'I'm not going to make it:' Janssen describes Iditarod rescue
Musher Scott Janssen's shining Iditarod moment came on the final stretch of his Last Great Race this year. While the 56-year-old "Mushin' Mortician" didn't complete the 2018 Iditarod, he was able to save his good friend and mentor Jim Lanier.
The 77 year-old Lanier was trapped on a chunk of driftwood early Friday between the checkpoints of White Mountain and Safety, in an area known as the Blow Hole. The roughly 15-mile-long formation along the Bering Sea coast acts as a wind tunnel, creating a "blizzard that would close highways in the Lower 48," according to Janssen.
Janssen's team was making good time -- about 10.2 mph -- when he happened to look to his left, where he saw reflectors on a dogsled facing the wrong way and hit his brakes.
"I yelled out, 'Are you all right?'" Janssen said. "I heard a voice yell out, 'I need help.' So I threw my (anchor) down, tipped my sled over and I ran over. And it was my friend Jim Lanier."
Lanier told Janssen he couldn't get his team moving.
It turned out Lanier and his team had been there for quite some time. He had taken a wrong turn toward the ocean, turned back around and got his sled caught on the stump of driftwood at the high-tide mark that was buried in snow.
Janssen was able to muster the strength to move the sled off the stump, but the dogs still wouldn't move. That's when both men's eyes started to cloud over, as their corneas started to freeze.
Frostbite and hypothermia were setting in.
"At that point Jim said 'I'm not going to make it out of here,'" Janssen said. "He says, 'You need to keep going if you have to.' I said, 'Jim, I have a satellite phone, don't worry about it. I'm going to stay here with you.'"
Janssen laid down a sleeping bag and wrapped his arms and legs around Lanier, as the two mushers tried to keep warm and told stories for more than five hours.
Lanier, a former ranking official in the Democratic Party, and Janssen, who took his dog Thunder and wife Debbie to Donald Trump's inauguration, shared a moment that Janssen truly appreciates.
"I said, "Jim, the country should be more like us,'" Janssen said. "He said, "What do you mean?' I said, 'A Democrat and a Republican -- of course the Republican is helping the Democrat.' It was tongue-in-cheek."
At some point bikers on fat tires stopped and offered help. Due to frostbite Janssen couldn't dial his wife's number on the satellite phone, so one of the bikers was able to contact Debbie.
Debbie in turn alerted Iditarod officials, and race marshal Mark Nordman called the checkpoint of Safety. That's where Jessie Royer, who had just completed her own Iditarod run, was waiting with a snowmachine. Royer and a friend of the Janssen family drove out and took the two men back to Safety.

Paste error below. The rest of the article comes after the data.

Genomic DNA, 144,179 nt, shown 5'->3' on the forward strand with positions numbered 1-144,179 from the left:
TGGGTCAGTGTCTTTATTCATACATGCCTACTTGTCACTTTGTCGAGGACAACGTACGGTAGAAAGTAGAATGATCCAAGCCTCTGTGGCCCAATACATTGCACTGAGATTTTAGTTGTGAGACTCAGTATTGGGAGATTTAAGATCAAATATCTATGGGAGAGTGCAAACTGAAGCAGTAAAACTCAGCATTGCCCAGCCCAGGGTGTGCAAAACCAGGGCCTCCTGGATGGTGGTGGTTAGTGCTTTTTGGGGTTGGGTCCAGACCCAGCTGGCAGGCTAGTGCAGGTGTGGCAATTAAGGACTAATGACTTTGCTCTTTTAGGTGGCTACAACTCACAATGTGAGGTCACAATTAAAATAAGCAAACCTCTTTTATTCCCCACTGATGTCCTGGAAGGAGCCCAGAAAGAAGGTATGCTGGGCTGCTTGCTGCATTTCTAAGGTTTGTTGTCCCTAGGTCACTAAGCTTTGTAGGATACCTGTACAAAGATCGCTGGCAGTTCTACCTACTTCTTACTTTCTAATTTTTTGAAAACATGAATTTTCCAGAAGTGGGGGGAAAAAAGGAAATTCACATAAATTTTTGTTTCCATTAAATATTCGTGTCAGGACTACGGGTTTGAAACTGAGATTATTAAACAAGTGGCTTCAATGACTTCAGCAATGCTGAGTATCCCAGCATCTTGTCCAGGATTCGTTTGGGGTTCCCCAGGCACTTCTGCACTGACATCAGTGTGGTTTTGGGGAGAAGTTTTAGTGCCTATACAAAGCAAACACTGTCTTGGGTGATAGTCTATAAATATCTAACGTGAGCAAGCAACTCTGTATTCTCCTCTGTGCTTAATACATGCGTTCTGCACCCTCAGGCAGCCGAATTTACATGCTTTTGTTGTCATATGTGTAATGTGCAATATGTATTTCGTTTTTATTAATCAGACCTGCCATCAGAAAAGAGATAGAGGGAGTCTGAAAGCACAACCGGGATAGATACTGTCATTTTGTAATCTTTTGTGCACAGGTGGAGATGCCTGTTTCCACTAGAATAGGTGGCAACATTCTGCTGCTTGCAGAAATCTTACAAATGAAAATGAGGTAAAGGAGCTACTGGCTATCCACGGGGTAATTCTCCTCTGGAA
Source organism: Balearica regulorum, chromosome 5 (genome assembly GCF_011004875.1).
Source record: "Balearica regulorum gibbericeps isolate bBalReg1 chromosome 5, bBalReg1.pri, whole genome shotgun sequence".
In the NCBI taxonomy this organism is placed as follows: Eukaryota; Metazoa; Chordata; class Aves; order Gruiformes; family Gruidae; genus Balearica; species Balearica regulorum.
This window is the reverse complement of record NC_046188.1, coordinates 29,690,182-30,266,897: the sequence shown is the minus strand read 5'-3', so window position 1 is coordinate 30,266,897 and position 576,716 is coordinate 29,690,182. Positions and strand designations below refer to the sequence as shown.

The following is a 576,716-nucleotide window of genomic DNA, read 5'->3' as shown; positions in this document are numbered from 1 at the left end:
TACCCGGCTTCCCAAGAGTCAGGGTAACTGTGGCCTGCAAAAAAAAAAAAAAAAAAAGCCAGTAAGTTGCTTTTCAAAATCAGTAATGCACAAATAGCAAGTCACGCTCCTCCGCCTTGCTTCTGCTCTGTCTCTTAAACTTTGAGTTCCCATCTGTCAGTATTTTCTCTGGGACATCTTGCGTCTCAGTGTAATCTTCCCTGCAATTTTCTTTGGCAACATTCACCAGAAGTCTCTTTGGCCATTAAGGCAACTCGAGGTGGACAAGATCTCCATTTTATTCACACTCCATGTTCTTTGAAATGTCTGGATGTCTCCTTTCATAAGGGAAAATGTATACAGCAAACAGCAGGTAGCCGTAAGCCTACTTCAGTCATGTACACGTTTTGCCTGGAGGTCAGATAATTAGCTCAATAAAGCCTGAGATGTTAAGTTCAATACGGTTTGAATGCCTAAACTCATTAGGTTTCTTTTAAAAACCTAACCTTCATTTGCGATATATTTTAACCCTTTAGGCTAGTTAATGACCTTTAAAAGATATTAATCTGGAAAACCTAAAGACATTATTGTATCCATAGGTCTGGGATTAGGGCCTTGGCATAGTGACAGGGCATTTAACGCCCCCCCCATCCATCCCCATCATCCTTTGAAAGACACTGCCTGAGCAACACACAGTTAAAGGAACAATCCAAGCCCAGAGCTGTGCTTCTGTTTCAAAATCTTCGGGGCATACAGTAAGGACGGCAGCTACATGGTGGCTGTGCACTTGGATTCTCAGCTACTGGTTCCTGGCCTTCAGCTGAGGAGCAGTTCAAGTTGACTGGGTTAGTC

"To leave your dogs out there...You know, people look at it like, 'How can you do that?'" Janssen said. "But you have to think about the situation we were in. If you can't take care of yourself, you can't take care of your dogs; if you can't take care of your dogs, they can't take care of you."
Iditarod staff sent trailers out to retrieve the dogs and the sleds, the snowmachines saw the trailers coming about two miles from the site. Once they reached Safety, the men were medevaced to Nome where they refused medical treatment.
"I hope [Lanier] doesn't get down on himself because that could happen to any of us, any of us," Janssen said. "This wasn't anything he did. This was a culmination of Mother Nature. Sometimes she doesn't want you walking through her back yard."
As for the "Mushin' Mortician," he said at this year's bib-draw banquet that this would likely be his final trek on the trail.
"This, for the foreseeable future was my last Iditarod," Janssen said. "I don't lament not crossing the burled arches. Had a great time laying in the snow, feeling like I was dying.... so did Jim, with my friend. That's what it really came down to in this race."
Although the medevac meant both Janssen and Lanier have been scratched from this year's race, Janssen was philosophical about leaving the trail.
"We had every bit of adversity that was there," Janssen said. "And for some reason, say the grace of God, I looked to my left and saw Jim. And if I wouldn't have and I pulled in here with a woo-hoo of a finish and found out that I went by Jim Lanier, or anybody else, but especially Jim Lanier... I wouldn't be able to live with myself."
Lanier, from North Dakota, and Janssen, from Minnesota, grew up about 60 miles away from each other, hunting and fishing the same areas. Janssen says when he grew up he always wanted to be like Jim Lanier.
On Friday, though, Janssen was in the right place at the right time doing what he would do for anyone -- but this time, for a good friend and mentor.
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